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Animals That Start With G

Ghost crab on beach sand
Ghost crab on beach sand. Image via Hornbaker Chelsi, U.S. Fish and Wildlife Service, Public domain, via Wikimedia Commons

Welcome to animals that start with G.

Animals that begin with the letter G are pretty fascinating. Some are common, and we see them every day, others might be pets and some might even be unkown to us! I hope you learn something new from this list. Let’s begin.

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Overview of Animals That Start With G

1. Gaboon Viper

Gaboon  viper
This is the heaviest viper, and also has the longest fangs and most venom. Image via Gibsons, B.C., Canada, CC BY 2.0, via Wikimedia Commons
Scientific NameBitis gabonica
Where It Livesrainforests and nearby woodlands
What It EatsTheir diet mainly consists of small and medium-sized mammals and birds
Conservation StatusLeast Concern

Fun Fact: One eye of the Gaboon Viper can look forward while the other eye is facing backward.

You can find this venomous snake in sub-Saharan Africa in moist and warm habitats. It is nocturnal, and it takes a lot to provoke it, making bites quite rare. When it does bite, it doesn’t let go quickly.

The snake’s neck is narrow, but its head is massive, broad, and shaped like a leaf. It also has horns between its nostrils. It is the largest venomous snake in Africa.

2. Galapagos Penguin

Galapagos Penguin
Galápagos Penguin (Spheniscus mendiculus) standing on dark rock .Images via Mike Weston, CC BY 2.0, via Wikimedia Commons
Scientific NameSpheniscus mendiculus
Where It LivesEndemic to the Galapagos Islands
What It EatsTheir diet consists mostly of small schooling fish
Conservation StatusEndangered on the IUCN Red List

Fun Fact: Both Galapagos Penguin parents incubate the eggs and feed the chicks

This penguin is unique. It looks like a regular penguin, but one significant difference in appearance is the curved stripe of white feathers along the sides of the head and the breast area. It lives in warmer climates.

3. Garden Eel

Garden eel
When you approach garden eels when you approach they dig themselves in the sand. Image via Serge Melki from Indianapolis, USA, CC BY 2.0, via Wikimedia Commons
Scientific NameHeteroconger
Where It LivesTropical and subtropical waters, living in sandy burrows on the ocean floor
What It EatsPlankton and other small particles drifting in the water
Conservation StatusNot listed as endangered, but specific conservation status may vary by species

Fun Fact: Female Garden Eels can change their sex if there are few or no males in the colony.

This carnivorous aquatic animal spends most of its time with its tail in the sand. It never entirely comes out, making it look like grass. It is an opportunistic feeder that waits for food to come to it.

The Garden Eels have big eyes, sharp teeth, a short nose, and one fin. Its body is long and slim.

4. Garter Snake

Garter snake in long grass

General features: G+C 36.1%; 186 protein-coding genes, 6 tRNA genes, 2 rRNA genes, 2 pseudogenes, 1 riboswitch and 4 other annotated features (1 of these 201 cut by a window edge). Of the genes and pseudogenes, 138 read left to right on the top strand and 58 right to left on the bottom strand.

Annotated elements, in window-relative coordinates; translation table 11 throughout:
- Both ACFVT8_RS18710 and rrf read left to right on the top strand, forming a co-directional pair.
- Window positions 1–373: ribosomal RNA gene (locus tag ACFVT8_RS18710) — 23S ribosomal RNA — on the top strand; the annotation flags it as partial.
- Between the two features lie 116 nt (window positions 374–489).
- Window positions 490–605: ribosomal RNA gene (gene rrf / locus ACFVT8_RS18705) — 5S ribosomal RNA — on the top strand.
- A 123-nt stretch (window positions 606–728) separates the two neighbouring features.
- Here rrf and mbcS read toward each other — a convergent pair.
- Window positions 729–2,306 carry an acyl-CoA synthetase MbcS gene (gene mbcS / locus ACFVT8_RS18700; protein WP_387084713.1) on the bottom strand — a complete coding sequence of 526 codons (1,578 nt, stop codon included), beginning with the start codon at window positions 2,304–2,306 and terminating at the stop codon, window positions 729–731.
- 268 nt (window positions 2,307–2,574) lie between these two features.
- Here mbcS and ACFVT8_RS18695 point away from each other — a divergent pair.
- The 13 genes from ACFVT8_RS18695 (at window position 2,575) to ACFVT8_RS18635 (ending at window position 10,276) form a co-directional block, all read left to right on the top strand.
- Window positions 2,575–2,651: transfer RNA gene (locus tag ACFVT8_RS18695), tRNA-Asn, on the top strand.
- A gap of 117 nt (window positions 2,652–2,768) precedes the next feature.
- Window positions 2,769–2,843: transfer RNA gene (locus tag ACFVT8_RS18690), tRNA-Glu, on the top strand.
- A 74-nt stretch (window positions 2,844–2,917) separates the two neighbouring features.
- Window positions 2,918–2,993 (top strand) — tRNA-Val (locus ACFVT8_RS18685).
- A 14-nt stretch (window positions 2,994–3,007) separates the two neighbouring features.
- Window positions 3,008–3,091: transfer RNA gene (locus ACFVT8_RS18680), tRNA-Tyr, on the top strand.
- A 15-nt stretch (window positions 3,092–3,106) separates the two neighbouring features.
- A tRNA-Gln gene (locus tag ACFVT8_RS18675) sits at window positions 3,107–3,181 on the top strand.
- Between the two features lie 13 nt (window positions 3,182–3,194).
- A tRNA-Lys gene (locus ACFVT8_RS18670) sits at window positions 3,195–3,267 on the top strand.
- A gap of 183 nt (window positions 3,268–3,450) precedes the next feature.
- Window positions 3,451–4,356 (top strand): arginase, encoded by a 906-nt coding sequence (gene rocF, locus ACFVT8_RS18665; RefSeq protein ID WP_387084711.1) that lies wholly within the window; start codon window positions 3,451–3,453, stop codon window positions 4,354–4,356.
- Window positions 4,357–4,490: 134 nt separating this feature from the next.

Aquatic Garter Snake at Sibley Volcanic Regional Preserve, Oakland, CA. Image via Sarah Stierch, CC BY 4.0, via Wikimedia Commons
Scientific NameThamnophis
Where It LivesDiverse habitats ranging from woodlands and meadows to marshes across North America
What It EatsAmphibians, earthworms, leeches, slugs, and sometimes small fish
Conservation StatusGenerally not endangered, with a stable population

Fun Fact: The Garter Snake’s bite released a neurotoxin that is too mild to cause any reaction in humans.

This is North America’s most common snake. It is also called a garden snake because it is commonly found in gardens. Many people use garter snakes as a pest control method.

5. Gazelle

Close up shot of a baby gazelle
Mhorr Gazelle (Gazella dama mhorr) Close Up at the Louisville Zoo. Image via Ltshears, CC BY-SA 3.0, via Wikimedia Commons
Scientific NameGazella
Where It LivesVarious species occupy different habitats, including savannas, grasslands, and deserts in Africa and Asia
What It EatsGrasses, leaves, and shoots
Conservation StatusVaries by species, with some like the Dama Gazelle being critically endangered

Fun Fact: A gazelle is capable of leaping up to 10 feet high and can reach speeds of 60 mph in brief sprints.

Gazelles can be found in Africa and Asia. Unlike other antelope species, only males have horns, both male and female gazelles possess long, curved horns.

These species are critically endangered.

6. Geoffroy’s Tamarin

Close up shot of a Geoffroys tamarin
Geoffroy’s tamarins enjoy eating fruit. Image by Charles J. Sharp, CC BY-SA 4.0, via Wikimedia Commons
Scientific NameSaguinus geoffroyi
Where It LivesForests of Panama and Colombia
What It EatsFruits, insects, and small vertebrates
Conservation StatusLeast Concern

Fun Fact: Geoffroy’s Tamarin can jump 16 feet from one treetop to another.

This mammal has a thick stripe of white hair on its head. That, and the red section of fur at the back of its neck, make it very distinctive.

They are found in South and Central America and live in troops.